25 years later, the 1994 strike is still the MLB owners’ fault

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Twenty five years ago, on August 12, 1994, the last strike in Major League Baseball occurred. It’s unlikely to be the final strike or work stoppage in the league’s history, but there have been 25 years of what some would refer to as “labor peace” since the last one. You should expect to see takes floating around the internet today suggesting that the strike was a bad idea, or that it was a disaster, and maybe even asking who was to blame for the strike, as if it isn’t management pushing the workers into a strike whenever one happens.

After all, we didn’t get to see Tony Gwynn hit .400, or Matt Williams challenge Roger Maris, or the Expos get a chance to win the World Series because of the strike, which apparently are the things we should really care about. Not that the strike kept MLB’s owners from implementing a salary cap, or that a federal judge stepping in at the tail-end of the strike stopped MLB from putting replacement players — scabs — on the field for games that actually counted, which could have destroyed the power of the MLBPA and had much further-reaching, dire consequences for the game than adding another 25 years onto the wait for someone to hit .400 again.

Yes, the ‘94 strike was unfortunate, and it certainly brought collateral damage along with it.* What’s most unfortunate about it, though, is the conditions that caused it to occur in the first place. The owners colluded for three years in the mid-80s, from 1985 through 1987, and were caught in all three years. Furious at the ruling against them, the owners then locked the players out before the 1990 season, as if they had been the ones who were wronged by collusion, and not the players who had $280 million — the agreed-upon punishment payment for the collusion — stolen from them by their bosses.

*It can certainly be argued that baseball in Montreal was already doomed, and the strike was more letting the Expos bleed out from a previous wound than it was the hand that killed them. Montreal was 19th in attendance per game out of 28 teams, and 21st in total attendance, in spite of their exciting young talent and late-season first-place record. Could a World Series victory have helped bring more fans into the fold? Of course! Winning your division and winning the World Series aren’t the same thing, though, and the first does not guarantee the second, hence the bleeding out analogy that starts this aside.

The owners’ goals in 1990? They wanted to institute pay-for-performance contracts, revenue-sharing, and a salary cap. The players, understandably, did not want the first and last of those things: revenue-sharing was more of an internal discussion for the owners to figure out among themselves, basically by convincing Yankees’ owner George Steinbrenner that sharing his profits didn’t make him a communist. The MLBPA escaped the ‘90 lockout without a cap or those awful pay-for-performance deals, but coming to an agreement cost then-commissioner Fay Vincent his job, because he was willing to come to a deal with the players and was also willing to admit that their anger at their bosses was justifiable following years of collusion.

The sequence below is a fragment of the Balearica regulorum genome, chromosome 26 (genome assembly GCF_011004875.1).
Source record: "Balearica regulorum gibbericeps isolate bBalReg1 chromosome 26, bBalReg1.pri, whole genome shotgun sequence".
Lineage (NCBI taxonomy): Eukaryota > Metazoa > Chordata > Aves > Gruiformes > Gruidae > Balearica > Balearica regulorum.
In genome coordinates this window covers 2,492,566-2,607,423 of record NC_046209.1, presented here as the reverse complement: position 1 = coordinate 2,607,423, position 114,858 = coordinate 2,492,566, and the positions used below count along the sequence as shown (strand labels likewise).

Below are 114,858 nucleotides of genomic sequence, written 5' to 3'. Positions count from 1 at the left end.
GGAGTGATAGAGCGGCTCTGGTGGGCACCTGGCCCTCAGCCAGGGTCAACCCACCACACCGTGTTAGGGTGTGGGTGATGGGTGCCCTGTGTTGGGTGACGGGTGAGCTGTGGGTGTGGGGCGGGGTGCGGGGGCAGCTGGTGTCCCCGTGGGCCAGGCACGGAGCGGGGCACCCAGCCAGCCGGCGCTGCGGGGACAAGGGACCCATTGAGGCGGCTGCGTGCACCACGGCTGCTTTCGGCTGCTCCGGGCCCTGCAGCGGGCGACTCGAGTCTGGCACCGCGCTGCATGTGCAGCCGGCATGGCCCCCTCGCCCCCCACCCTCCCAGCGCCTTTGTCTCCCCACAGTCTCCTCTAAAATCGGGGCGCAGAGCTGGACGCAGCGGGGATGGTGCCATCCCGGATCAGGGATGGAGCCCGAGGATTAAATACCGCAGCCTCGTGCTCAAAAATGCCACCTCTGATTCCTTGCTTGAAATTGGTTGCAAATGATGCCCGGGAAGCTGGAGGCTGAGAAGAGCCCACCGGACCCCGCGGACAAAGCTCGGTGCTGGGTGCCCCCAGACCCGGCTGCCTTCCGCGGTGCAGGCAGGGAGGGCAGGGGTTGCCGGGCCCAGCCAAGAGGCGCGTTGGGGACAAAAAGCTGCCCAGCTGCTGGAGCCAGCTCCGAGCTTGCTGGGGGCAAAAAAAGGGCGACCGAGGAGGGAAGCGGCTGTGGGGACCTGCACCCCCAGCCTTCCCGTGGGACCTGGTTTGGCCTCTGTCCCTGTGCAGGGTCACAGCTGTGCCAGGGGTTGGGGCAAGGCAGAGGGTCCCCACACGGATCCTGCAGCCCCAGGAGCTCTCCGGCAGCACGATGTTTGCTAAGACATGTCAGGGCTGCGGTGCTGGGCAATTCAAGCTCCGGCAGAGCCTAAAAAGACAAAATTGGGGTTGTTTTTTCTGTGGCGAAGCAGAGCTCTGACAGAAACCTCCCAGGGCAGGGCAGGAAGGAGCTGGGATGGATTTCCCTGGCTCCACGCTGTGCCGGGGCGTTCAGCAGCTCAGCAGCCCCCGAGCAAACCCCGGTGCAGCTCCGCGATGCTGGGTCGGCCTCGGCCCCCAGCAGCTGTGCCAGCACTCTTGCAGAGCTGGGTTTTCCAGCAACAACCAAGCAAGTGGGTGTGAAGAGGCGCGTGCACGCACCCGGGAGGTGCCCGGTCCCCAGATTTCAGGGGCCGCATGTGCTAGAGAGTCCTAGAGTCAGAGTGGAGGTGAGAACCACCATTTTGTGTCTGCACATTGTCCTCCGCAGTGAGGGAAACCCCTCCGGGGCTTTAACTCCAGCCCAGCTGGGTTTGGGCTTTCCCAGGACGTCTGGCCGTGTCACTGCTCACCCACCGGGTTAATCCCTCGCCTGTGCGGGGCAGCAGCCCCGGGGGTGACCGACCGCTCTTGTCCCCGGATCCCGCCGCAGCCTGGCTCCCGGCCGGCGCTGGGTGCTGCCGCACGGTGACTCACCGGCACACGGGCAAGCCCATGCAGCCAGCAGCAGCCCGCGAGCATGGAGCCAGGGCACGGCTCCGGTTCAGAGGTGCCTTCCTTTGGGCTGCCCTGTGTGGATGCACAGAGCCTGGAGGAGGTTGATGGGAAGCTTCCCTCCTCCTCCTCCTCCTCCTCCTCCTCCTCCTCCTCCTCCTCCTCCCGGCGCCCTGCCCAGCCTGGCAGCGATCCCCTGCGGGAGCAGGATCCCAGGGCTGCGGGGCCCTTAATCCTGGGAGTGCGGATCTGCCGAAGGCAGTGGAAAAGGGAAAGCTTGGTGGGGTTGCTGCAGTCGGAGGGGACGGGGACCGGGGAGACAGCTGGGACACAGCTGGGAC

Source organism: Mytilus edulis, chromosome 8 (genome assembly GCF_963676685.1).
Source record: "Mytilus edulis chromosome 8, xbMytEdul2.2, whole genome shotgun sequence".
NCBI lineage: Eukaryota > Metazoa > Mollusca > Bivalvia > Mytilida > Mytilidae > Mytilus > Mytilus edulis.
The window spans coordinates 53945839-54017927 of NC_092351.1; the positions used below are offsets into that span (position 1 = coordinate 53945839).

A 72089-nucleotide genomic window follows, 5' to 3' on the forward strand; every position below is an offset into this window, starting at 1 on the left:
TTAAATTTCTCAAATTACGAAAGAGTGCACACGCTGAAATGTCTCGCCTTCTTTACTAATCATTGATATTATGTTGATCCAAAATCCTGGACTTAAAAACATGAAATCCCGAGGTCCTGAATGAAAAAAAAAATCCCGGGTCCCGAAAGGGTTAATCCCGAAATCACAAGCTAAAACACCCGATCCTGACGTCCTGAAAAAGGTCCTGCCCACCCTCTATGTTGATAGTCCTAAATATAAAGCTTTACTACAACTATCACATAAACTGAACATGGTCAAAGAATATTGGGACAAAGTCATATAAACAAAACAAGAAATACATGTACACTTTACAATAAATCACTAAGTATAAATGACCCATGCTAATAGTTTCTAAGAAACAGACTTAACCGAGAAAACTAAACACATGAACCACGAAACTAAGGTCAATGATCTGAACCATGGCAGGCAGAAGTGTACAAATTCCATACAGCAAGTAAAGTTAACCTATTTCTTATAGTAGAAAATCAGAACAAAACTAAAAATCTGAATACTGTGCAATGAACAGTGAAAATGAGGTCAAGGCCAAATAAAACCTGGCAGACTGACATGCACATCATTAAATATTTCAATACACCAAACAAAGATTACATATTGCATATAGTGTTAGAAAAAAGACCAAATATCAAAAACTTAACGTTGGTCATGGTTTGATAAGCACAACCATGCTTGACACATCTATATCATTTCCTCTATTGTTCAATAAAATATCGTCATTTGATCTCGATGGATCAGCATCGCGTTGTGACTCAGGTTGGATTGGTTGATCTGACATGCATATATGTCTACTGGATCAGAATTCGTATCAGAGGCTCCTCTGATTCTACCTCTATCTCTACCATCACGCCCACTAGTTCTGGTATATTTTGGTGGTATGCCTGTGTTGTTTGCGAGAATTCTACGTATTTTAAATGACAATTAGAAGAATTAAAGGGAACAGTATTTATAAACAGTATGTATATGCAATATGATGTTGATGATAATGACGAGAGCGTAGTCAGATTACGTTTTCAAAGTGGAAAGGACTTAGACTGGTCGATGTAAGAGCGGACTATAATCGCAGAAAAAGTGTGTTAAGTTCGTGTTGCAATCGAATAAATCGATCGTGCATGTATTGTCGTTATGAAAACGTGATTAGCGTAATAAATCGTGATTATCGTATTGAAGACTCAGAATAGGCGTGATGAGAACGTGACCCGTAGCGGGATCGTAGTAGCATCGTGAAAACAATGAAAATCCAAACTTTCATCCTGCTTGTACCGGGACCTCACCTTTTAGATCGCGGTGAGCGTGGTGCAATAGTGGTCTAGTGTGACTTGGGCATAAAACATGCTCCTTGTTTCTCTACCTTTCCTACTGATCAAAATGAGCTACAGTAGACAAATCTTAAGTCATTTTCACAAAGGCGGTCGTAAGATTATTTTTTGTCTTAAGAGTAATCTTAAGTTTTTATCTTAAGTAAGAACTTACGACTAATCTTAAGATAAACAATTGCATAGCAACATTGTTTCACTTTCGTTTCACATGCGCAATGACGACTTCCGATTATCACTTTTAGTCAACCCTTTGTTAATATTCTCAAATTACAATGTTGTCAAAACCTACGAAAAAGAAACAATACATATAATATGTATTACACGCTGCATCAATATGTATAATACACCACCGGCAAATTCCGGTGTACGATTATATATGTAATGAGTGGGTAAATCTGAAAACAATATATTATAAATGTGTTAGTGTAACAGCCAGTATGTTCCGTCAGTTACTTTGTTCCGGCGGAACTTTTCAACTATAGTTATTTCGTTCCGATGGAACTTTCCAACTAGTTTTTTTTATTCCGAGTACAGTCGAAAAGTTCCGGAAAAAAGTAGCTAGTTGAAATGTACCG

Vincent’s case is a good reminder that the commissioner works for the owners, even if they are presented as above them. His forced resignation is also how Bud Selig came to power as an owner-commissioner, who would always have the owners’ best, conflict-of-interest interests in mind. This was basically their way of saying “never again,” where the “never” referred to playing nice with the union.

So, given all of this, it’s easy to see how things were still tense in ‘94 when the next collective bargaining agreement needed to be negotiated. Revenue-sharing was still on the table, which was fine with the MLBPA, given it would mean more teams to bid on and spend on free agents. The problem came in how to pay for revenue-sharing: the owners making the most money each year wanted a salary cap so they could still pocket plenty despite having to share, and the owners of lesser revenues were on board because they’d get money and keep their competitors from spending more and more than them. The players, as in 1990, were opposed to a cap. So, the union agreed to strike on August 12, assuming the season would be resumed when the strike concluded, as it had following every strike in MLB to that point.